As on other occasions, Mattogno’s reasoning leaves much to be desired.

First of all, the Feist apparatus could, according to Mattogno’s source, burn up to 8 carcasses of smaller animals with 500 to 600 kg of coal, reducing the carcasses to a small amount of ash residue.[87] The source mentions that complete combustion required 8-9 hours for carcasses of huge animals, i.e. such that weighed 250 to 500 kg or the same as 4 to 8 carcasses of smaller animals, whose combustion took only 5 to 6 hours. It is possible that fuel consumption was also less when burning smaller animals (for which the source is obviously assuming an average weight of 60 kg), and that 8 such animals weighing (8x60=) 480 kg could be reduced to ashes with the lower coal weight of 500 kg mentioned by the source. Coal consumption per kg of carcass weight would thus have been (500÷480 =) 1.04 kg; applying Mattogno’s coefficient this would correspond to (1.04÷0.46 =) 2.26 kg of wood. The burning of an average Chełmno corpse weighing 34 kg would thus have required about 77 kg of wood, little more than half the amount assumed by Mattogno, and the burning of 145,000 such corpses would have required 11,165 rather than 21,750 tons of wood. This is assuming that the cremation devices of Chełmno’s 2nd phase were no more fuel-efficient than the Feist apparatus, which is questionable considering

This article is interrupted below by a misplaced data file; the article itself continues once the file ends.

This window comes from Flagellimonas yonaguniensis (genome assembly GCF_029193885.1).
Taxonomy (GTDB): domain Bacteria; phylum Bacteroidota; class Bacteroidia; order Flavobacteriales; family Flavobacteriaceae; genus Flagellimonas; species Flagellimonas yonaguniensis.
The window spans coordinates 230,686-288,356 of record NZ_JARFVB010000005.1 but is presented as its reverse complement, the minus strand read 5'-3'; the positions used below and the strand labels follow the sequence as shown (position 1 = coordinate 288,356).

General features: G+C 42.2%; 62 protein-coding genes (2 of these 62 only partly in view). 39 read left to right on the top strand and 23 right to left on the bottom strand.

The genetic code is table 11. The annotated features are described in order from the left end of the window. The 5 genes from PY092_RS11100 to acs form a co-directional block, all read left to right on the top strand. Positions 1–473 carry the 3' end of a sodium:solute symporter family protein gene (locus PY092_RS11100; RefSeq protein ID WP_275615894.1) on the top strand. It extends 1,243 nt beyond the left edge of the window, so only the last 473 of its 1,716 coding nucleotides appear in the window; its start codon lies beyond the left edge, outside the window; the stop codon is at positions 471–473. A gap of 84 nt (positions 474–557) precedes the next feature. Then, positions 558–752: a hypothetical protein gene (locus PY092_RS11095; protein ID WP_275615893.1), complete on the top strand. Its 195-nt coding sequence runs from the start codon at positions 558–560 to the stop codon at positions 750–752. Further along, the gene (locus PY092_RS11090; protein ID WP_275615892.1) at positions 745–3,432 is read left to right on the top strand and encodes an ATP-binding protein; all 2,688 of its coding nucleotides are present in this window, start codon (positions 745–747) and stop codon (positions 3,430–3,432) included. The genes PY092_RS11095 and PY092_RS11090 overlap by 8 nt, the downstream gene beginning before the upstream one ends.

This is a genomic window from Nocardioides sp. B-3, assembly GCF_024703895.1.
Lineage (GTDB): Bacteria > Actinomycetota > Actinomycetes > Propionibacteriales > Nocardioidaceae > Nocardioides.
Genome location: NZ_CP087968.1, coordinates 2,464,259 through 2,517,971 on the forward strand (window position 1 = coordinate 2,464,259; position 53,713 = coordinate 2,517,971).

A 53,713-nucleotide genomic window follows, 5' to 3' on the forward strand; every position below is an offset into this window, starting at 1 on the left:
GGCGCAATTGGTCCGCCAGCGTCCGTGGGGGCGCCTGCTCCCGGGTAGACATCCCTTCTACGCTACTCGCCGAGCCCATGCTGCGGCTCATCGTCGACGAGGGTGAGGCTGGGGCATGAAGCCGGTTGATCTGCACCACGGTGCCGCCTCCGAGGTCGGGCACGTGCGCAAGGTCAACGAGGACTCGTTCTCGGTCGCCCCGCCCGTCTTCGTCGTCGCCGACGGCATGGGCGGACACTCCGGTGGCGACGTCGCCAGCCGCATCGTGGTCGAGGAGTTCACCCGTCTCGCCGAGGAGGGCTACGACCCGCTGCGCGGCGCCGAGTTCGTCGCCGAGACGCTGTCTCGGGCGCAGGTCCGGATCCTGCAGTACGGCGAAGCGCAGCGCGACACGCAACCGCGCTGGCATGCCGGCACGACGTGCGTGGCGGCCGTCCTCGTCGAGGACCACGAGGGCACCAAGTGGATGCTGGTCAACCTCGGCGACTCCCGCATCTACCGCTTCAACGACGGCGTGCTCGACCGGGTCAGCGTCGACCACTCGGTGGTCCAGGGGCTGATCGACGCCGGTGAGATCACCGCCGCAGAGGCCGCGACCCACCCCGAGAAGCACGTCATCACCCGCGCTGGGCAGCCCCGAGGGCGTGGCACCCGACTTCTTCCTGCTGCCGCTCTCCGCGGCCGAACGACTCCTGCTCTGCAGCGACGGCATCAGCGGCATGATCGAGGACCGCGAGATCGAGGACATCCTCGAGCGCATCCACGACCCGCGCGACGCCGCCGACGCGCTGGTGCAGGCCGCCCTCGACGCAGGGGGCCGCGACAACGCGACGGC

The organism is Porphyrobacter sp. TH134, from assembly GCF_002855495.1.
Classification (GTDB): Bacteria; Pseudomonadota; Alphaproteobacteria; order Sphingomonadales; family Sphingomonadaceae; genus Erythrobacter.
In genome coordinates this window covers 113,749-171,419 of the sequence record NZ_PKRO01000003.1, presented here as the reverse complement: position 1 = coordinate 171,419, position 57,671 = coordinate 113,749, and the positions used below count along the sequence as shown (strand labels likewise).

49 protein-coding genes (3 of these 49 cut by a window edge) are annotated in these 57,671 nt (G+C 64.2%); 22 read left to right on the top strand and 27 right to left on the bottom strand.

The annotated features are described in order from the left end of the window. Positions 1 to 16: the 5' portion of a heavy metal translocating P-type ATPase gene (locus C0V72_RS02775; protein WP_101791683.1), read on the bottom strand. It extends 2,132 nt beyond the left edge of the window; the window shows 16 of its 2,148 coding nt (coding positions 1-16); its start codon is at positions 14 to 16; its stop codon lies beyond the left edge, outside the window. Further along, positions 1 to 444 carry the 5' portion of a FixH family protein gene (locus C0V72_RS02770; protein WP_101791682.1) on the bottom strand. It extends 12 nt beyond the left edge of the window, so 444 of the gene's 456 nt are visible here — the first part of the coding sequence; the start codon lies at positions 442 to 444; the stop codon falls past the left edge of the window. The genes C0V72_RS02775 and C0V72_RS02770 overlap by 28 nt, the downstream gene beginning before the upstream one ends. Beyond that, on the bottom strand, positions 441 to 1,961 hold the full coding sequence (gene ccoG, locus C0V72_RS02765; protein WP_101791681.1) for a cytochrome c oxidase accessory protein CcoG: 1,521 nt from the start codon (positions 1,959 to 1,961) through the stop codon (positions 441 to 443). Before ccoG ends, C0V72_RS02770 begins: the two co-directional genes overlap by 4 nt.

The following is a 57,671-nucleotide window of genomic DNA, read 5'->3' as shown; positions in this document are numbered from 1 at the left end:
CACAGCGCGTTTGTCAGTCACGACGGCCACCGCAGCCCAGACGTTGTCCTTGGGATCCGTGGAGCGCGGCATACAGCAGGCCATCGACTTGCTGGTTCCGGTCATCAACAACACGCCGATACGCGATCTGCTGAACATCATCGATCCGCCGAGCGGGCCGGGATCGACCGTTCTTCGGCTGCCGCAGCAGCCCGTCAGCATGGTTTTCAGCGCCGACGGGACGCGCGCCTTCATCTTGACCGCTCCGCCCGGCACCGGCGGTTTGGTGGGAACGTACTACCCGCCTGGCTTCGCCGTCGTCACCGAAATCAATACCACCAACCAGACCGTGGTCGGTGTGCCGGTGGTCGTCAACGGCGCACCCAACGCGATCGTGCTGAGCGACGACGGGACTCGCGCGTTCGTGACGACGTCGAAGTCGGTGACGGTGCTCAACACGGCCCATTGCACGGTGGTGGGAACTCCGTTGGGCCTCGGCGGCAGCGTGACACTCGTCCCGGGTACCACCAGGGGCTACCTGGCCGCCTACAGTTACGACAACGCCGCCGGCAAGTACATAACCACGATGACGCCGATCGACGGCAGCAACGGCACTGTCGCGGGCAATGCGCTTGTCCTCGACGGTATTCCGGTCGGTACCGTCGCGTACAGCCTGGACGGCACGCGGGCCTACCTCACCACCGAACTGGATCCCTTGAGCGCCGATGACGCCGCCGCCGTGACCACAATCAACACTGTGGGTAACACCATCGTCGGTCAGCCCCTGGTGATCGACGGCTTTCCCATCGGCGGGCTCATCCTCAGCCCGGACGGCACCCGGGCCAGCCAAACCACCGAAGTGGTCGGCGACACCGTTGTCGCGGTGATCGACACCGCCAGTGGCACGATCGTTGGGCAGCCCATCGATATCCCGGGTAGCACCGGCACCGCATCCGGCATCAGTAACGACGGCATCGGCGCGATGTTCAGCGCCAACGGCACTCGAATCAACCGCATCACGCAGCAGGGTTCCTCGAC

a) the method described by witnesses of alternating layers of chopped wood with layers of corpses and leaving space between the corpses, which wasn’t applied in the Feist apparatus according to the description in Mattogno’s source [88],
b) other factors like the much larger size of the Chełmno device (which with a depth of four meters was about twice as deep as the device that Mattogno compares it with, had an upper opening of 60 m² vs. the Feist device’s 2 m², and burned about 100 corpses at a time, according to Zurawski et al, while according to Piller the oven had an area of 40-48 m² at the top and was 7-8 meters deep) and the huge air shaft mentioned by Piller (8 meters long and wide enough for a man in ducked position to move to the grid)[89], and
c) the fact that, while in the Feist device the carcass was reduced to a small amount of ashes, burning was not necessarily as complete in the Chełmno ovens (as suggested by the short burning time per corpse mentioned in the Polish Central Commission’s report)[90], requiring much subsequent crushing/grinding work.